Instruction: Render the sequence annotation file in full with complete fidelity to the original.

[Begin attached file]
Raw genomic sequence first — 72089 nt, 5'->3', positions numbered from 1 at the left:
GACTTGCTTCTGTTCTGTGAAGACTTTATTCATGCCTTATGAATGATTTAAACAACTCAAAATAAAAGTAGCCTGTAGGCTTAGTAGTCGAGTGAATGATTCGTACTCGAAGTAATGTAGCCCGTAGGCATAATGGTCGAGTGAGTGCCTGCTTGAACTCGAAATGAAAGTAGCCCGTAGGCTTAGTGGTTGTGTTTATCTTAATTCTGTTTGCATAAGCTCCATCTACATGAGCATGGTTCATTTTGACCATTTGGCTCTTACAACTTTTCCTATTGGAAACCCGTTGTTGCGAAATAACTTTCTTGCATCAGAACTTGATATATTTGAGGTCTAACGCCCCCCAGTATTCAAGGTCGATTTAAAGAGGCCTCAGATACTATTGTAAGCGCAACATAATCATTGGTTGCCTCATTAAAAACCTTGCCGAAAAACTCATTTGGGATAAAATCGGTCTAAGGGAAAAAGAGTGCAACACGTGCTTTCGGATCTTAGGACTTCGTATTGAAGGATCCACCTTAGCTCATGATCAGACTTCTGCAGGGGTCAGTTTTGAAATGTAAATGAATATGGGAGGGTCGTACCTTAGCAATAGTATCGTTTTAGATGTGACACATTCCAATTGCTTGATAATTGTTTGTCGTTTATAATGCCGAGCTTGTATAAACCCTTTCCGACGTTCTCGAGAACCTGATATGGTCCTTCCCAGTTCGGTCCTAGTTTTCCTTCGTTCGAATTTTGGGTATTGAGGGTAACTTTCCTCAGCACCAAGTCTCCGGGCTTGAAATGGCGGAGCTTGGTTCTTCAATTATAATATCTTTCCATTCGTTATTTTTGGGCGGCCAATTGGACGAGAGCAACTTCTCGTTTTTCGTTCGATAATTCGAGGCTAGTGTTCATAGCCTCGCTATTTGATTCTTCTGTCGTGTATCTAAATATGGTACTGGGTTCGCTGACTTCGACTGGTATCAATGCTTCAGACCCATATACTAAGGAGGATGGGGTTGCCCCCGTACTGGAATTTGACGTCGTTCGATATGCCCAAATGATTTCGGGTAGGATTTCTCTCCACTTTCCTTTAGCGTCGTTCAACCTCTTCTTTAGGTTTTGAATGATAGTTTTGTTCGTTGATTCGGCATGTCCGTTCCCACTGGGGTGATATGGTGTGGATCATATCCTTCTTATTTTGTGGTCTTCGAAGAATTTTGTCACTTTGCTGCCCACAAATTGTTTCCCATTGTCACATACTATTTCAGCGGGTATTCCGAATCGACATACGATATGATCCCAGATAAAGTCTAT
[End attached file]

Raw genomic sequence first — 72089 nt, 5'->3', positions numbered from 1 at the left:
GACTTGCTTCTGTTCTGTGAAGACTTTATTCATGCCTTATGAATGATTTAAACAACTCAAAATAAAAGTAGCCTGTAGGCTTAGTAGTCGAGTGAATGATTCGTACTCGAAGTAATGTAGCCCGTAGGCATAATGGTCGAGTGAGTGCCTGCTTGAACTCGAAATGAAAGTAGCCCGTAGGCTTAGTGGTTGTGTTTATCTTAATTCTGTTTGCATAAGCTCCATCTACATGAGCATGGTTCATTTTGACCATTTGGCTCTTACAACTTTTCCTATTGGAAACCCGTTGTTGCGAAATAACTTTCTTGCATCAGAACTTGATATATTTGAGGTCTAACGCCCCCCAGTATTCAAGGTCGATTTAAAGAGGCCTCAGATACTATTGTAAGCGCAACATAATCATTGGTTGCCTCATTAAAAACCTTGCCGAAAAACTCATTTGGGATAAAATCGGTCTAAGGGAAAAAGAGTGCAACACGTGCTTTCGGATCTTAGGACTTCGTATTGAAGGATCCACCTTAGCTCATGATCAGACTTCTGCAGGGGTCAGTTTTGAAATGTAAATGAATATGGGAGGGTCGTACCTTAGCAATAGTATCGTTTTAGATGTGACACATTCCAATTGCTTGATAATTGTTTGTCGTTTATAATGCCGAGCTTGTATAAACCCTTTCCGACGTTCTCGAGAACCTGATATGGTCCTTCCCAGTTCGGTCCTAGTTTTCCTTCGTTCGAATTTTGGGTATTGAGGGTAACTTTCCTCAGCACCAAGTCTCCGGGCTTGAAATGGCGGAGCTTGGTTCTTCAATTATAATATCTTTCCATTCGTTATTTTTGGGCGGCCAATTGGACGAGAGCAACTTCTCGTTTTTCGTTCGATAATTCGAGGCTAGTGTTCATAGCCTCGCTATTTGATTCTTCTGTCGTGTATCTAAATATGGTACTGGGTTCGCTGACTTCGACTGGTATCAATGCTTCAGACCCATATACTAAGGAGGATGGGGTTGCCCCCGTACTGGAATTTGACGTCGTTCGATATGCCCAAATGATTTCGGGTAGGATTTCTCTCCACTTTCCTTTAGCGTCGTTCAACCTCTTCTTTAGGTTTTGAATGATAGTTTTGTTCGTTGATTCGGCATGTCCGTTCCCACTGGGGTGATATGGTGTGGATCATATCCTTCTTATTTTGTGGTCTTCGAAGAATTTTGTCACTTTGCTGCCCACAAATTGTTTCCCATTGTCACATACTATTTCAGCGGGTATTCCGAATCGACATACGATATGATCCCAGATAAAGTCTAT